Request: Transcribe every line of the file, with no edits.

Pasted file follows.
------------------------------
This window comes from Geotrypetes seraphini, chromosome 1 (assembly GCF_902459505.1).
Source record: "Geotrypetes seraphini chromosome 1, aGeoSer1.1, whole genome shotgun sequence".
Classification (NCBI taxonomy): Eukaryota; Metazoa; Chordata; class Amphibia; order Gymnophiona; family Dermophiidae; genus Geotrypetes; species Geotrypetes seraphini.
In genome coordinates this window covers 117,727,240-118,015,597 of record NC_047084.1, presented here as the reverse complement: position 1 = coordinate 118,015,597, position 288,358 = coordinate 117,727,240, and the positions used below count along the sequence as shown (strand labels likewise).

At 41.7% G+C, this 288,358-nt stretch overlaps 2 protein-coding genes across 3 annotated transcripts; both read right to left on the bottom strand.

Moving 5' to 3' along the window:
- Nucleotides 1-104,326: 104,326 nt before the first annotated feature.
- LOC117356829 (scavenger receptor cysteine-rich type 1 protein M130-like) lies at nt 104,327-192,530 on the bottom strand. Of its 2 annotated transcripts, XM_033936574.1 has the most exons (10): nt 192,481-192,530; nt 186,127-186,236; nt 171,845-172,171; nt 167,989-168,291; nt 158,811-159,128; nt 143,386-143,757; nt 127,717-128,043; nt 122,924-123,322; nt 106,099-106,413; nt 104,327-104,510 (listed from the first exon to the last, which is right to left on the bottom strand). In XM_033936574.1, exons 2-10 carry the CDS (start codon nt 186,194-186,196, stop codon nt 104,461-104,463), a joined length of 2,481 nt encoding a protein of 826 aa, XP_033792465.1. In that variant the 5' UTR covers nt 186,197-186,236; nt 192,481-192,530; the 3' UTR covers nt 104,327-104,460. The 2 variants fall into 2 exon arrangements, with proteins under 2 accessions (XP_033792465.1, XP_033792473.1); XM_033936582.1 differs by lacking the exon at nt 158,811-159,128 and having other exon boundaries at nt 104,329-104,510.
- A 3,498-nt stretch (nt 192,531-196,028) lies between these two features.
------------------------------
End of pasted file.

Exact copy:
This window comes from Geotrypetes seraphini, chromosome 1 (assembly GCF_902459505.1).
Source record: "Geotrypetes seraphini chromosome 1, aGeoSer1.1, whole genome shotgun sequence".
Classification (NCBI taxonomy): Eukaryota; Metazoa; Chordata; class Amphibia; order Gymnophiona; family Dermophiidae; genus Geotrypetes; species Geotrypetes seraphini.
In genome coordinates this window covers 117,727,240-118,015,597 of record NC_047084.1, presented here as the reverse complement: position 1 = coordinate 118,015,597, position 288,358 = coordinate 117,727,240, and the positions used below count along the sequence as shown (strand labels likewise).

At 41.7% G+C, this 288,358-nt stretch overlaps 2 protein-coding genes across 3 annotated transcripts; both read right to left on the bottom strand.

Moving 5' to 3' along the window:
- Nucleotides 1-104,326: 104,326 nt before the first annotated feature.
- LOC117356829 (scavenger receptor cysteine-rich type 1 protein M130-like) lies at nt 104,327-192,530 on the bottom strand. Of its 2 annotated transcripts, XM_033936574.1 has the most exons (10): nt 192,481-192,530; nt 186,127-186,236; nt 171,845-172,171; nt 167,989-168,291; nt 158,811-159,128; nt 143,386-143,757; nt 127,717-128,043; nt 122,924-123,322; nt 106,099-106,413; nt 104,327-104,510 (listed from the first exon to the last, which is right to left on the bottom strand). In XM_033936574.1, exons 2-10 carry the CDS (start codon nt 186,194-186,196, stop codon nt 104,461-104,463), a joined length of 2,481 nt encoding a protein of 826 aa, XP_033792465.1. In that variant the 5' UTR covers nt 186,197-186,236; nt 192,481-192,530; the 3' UTR covers nt 104,327-104,460. The 2 variants fall into 2 exon arrangements, with proteins under 2 accessions (XP_033792465.1, XP_033792473.1); XM_033936582.1 differs by lacking the exon at nt 158,811-159,128 and having other exon boundaries at nt 104,329-104,510.
- A 3,498-nt stretch (nt 192,531-196,028) lies between these two features.